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At one time, and for some centuries before, the horse was the main form of transport for those who could afford the luxury of owning a horse.

It was no different for the early days of policing. Most police forces had policemen who were sometimes called upon to carry out mounted duties - i.e. during times of civil unrest or attending events where there might be a need for crowd control. These policemen were usually those with former experience in cavalry regiments.

Police officers were often recognised as being 'mounted officers' by a large cloth and bullion wire badge in the form of a 'Spur' that was sewn to the right sleeve of their tunic.

This particular 'bit' came from a collection in Herefordshire, which consisted of many old police and military horse 'bits'. Written onto a leather tag attached to the bit is - 'Glam Police Mounted 1902 Bit'. The 'Glam' refers to the county of Glamorgan.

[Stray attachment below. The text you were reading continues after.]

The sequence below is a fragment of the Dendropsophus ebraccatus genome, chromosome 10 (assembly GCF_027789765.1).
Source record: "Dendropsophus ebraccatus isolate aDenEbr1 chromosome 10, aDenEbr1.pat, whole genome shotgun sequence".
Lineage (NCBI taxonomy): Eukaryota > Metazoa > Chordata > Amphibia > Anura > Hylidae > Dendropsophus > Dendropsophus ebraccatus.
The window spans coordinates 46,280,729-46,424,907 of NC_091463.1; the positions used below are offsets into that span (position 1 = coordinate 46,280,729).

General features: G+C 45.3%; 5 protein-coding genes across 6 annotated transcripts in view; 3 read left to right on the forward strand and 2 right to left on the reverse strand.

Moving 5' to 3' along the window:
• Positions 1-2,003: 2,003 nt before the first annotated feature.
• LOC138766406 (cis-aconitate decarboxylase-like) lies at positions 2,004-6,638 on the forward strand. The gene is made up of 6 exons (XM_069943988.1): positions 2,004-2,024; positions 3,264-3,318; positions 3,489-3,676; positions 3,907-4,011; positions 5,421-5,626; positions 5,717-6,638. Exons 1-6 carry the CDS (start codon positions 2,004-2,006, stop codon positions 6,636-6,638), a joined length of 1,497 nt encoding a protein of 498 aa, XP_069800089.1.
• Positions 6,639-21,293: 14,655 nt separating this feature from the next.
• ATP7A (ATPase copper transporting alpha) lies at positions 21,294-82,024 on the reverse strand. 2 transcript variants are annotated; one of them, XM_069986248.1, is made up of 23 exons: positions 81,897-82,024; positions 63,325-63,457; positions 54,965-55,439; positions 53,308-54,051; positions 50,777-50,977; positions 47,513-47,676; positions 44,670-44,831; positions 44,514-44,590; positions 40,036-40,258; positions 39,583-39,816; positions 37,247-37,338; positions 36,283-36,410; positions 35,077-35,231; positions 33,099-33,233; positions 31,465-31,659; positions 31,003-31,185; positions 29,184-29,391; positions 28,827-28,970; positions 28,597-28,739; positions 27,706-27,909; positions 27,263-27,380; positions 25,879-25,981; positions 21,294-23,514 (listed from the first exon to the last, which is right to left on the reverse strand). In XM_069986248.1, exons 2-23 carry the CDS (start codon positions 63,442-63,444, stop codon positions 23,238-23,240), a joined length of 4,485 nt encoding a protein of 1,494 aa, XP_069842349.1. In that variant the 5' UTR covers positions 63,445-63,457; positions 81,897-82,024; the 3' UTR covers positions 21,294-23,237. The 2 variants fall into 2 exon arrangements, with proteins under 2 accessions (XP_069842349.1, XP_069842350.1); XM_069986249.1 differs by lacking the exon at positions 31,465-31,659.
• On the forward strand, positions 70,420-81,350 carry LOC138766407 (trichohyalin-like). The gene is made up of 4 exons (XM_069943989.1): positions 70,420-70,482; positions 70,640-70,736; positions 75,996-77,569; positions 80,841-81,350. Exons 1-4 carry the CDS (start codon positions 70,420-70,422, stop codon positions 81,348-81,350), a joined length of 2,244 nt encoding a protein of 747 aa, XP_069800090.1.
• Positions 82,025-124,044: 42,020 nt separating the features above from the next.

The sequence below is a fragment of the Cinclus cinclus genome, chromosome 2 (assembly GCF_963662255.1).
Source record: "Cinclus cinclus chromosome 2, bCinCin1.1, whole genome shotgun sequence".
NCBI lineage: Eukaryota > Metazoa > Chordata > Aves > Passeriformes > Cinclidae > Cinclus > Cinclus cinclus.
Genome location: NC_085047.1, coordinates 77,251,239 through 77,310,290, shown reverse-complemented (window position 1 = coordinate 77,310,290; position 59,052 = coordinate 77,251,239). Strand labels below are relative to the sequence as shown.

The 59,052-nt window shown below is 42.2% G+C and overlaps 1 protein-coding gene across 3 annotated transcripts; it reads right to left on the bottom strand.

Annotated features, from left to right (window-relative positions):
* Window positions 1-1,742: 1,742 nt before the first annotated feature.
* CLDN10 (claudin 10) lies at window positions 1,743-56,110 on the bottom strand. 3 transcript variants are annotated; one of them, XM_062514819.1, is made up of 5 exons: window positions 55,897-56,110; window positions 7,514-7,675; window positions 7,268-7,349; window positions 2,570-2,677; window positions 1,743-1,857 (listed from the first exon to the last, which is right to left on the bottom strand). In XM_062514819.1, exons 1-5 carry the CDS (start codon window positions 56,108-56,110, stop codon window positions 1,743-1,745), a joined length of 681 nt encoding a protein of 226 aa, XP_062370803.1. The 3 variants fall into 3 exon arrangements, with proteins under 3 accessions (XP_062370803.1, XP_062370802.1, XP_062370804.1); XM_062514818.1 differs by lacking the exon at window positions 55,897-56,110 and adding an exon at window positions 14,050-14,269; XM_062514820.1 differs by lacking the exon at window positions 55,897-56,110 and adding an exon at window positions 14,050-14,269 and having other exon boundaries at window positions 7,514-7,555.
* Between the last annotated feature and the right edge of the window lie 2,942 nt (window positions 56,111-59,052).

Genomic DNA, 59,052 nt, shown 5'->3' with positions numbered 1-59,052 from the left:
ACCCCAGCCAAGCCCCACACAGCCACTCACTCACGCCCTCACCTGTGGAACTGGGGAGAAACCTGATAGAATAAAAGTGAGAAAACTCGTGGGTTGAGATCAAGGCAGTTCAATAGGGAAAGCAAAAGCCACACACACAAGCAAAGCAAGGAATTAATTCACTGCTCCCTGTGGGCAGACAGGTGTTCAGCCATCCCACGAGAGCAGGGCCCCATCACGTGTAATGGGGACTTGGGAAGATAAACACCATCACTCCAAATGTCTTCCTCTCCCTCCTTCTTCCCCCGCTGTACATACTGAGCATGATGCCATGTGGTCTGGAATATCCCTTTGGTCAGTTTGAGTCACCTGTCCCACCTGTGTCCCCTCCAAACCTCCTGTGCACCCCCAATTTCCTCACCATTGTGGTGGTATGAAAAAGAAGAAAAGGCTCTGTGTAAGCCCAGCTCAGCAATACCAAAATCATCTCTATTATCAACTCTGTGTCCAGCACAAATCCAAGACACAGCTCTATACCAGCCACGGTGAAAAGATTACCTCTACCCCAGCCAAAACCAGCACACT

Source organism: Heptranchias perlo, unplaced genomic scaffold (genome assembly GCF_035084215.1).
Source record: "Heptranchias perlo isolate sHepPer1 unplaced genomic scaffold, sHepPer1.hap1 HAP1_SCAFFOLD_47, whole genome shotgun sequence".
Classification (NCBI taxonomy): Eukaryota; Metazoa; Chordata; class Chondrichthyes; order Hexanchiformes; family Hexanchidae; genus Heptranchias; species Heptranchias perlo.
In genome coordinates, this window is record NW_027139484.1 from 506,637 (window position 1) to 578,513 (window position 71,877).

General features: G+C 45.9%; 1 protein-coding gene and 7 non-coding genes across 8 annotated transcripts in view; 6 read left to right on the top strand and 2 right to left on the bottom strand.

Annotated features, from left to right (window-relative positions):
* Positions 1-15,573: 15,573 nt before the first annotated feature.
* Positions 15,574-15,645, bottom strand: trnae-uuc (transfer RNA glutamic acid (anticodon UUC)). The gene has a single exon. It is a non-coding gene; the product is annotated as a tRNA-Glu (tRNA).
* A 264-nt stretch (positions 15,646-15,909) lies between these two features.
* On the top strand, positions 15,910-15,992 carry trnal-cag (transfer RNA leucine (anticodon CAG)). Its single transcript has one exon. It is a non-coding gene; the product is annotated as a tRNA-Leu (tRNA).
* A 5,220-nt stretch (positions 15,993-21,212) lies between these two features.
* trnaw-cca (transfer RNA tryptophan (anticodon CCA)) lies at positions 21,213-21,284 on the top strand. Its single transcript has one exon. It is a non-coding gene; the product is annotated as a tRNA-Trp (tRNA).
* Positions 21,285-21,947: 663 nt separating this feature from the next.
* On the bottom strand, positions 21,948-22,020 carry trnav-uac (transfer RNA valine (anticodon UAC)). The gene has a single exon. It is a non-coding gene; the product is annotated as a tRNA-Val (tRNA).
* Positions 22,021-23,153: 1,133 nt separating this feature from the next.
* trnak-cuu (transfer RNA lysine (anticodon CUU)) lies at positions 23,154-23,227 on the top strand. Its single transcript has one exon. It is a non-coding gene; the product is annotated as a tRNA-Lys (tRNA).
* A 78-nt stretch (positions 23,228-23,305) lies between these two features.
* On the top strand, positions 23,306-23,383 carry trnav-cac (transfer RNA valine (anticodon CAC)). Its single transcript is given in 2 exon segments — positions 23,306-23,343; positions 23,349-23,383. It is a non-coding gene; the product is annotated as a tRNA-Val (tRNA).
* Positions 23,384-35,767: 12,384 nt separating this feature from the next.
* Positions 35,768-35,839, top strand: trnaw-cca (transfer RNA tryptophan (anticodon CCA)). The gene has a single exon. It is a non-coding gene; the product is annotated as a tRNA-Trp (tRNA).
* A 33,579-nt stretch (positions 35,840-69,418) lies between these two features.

The badges attached to either side of the bit, have 'Victorian Crowns' and scrolled letters 'V R' in the centre - representing the Queen - VICTORIA REGINA which could date it to any time during her reign.

The Glamorgan Constabulary initially had a short lived mounted section which was raised in 1897 and then disbanded in 1912. It was resurrected again, but only for a short period during the 1926 General Strike.

Glamorgan Constabulary, (as was the case with many police forces) did not own their own horses. Whenever the need arose, they hired or borrowed them from the local gentry and landowners.

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